The appropriateness of Milley's call to China's Li depends on what was said and who was in the loop.
According to the Washington Post, "Peril" quotes Milley easing Li's concerns.
"General Li, I want to assure you that the American government is stable and everything is going to be okay," Milley told him Jan. 8, according to the Post. "We are not going to attack or conduct any kinetic operations against you."
By itself, such calls fall within established practice, said historian Richard Kohn at the University of North Carolina.
"I know of no written rules for such contacts other than common sense, traditional practices," Kohn said.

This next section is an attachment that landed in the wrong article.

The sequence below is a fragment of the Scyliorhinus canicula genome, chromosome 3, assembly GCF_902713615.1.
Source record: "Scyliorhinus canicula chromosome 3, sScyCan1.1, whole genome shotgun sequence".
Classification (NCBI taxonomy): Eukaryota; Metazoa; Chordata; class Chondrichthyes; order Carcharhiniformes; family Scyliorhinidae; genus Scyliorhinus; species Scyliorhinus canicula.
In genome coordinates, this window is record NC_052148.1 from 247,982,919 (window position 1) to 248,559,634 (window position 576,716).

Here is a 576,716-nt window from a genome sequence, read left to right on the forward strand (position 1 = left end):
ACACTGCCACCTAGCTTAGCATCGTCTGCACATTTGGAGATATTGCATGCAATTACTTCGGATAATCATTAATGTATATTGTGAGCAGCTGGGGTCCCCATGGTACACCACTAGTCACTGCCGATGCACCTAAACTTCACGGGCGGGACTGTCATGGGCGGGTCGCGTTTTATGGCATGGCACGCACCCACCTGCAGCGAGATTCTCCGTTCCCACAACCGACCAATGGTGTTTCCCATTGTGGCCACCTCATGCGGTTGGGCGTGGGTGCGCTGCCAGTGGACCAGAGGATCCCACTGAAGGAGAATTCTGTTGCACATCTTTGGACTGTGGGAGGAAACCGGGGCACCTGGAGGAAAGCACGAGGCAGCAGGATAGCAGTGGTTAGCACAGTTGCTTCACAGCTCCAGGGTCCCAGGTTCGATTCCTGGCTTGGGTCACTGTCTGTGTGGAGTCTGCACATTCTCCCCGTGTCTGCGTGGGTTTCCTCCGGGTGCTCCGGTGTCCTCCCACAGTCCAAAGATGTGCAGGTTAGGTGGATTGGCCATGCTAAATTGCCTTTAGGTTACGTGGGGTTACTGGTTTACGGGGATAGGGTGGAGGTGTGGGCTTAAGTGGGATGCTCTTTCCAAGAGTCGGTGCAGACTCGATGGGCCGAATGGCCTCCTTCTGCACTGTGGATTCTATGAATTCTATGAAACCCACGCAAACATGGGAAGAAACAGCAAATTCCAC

And he listed them.
"Probity, cautiousness, carefulness and avoiding any compromise of American secrets, classified information, or any violations of American policy or orders from the president or secretary of defense."
Joyner, of the Marine Corps University, said the appropriateness of Milley's call hinges on what he said.
"If Milley simply reassured his counterpart, in a room full of other officials that was very much on the record, that the U.S. had no intention of starting a war with China, it's not only acceptable but sound," Joyner said.
But, Joyner added, if it turned out that Milley said he would refuse to obey an order from Trump to launch attacks, that would be "highly inappropriate."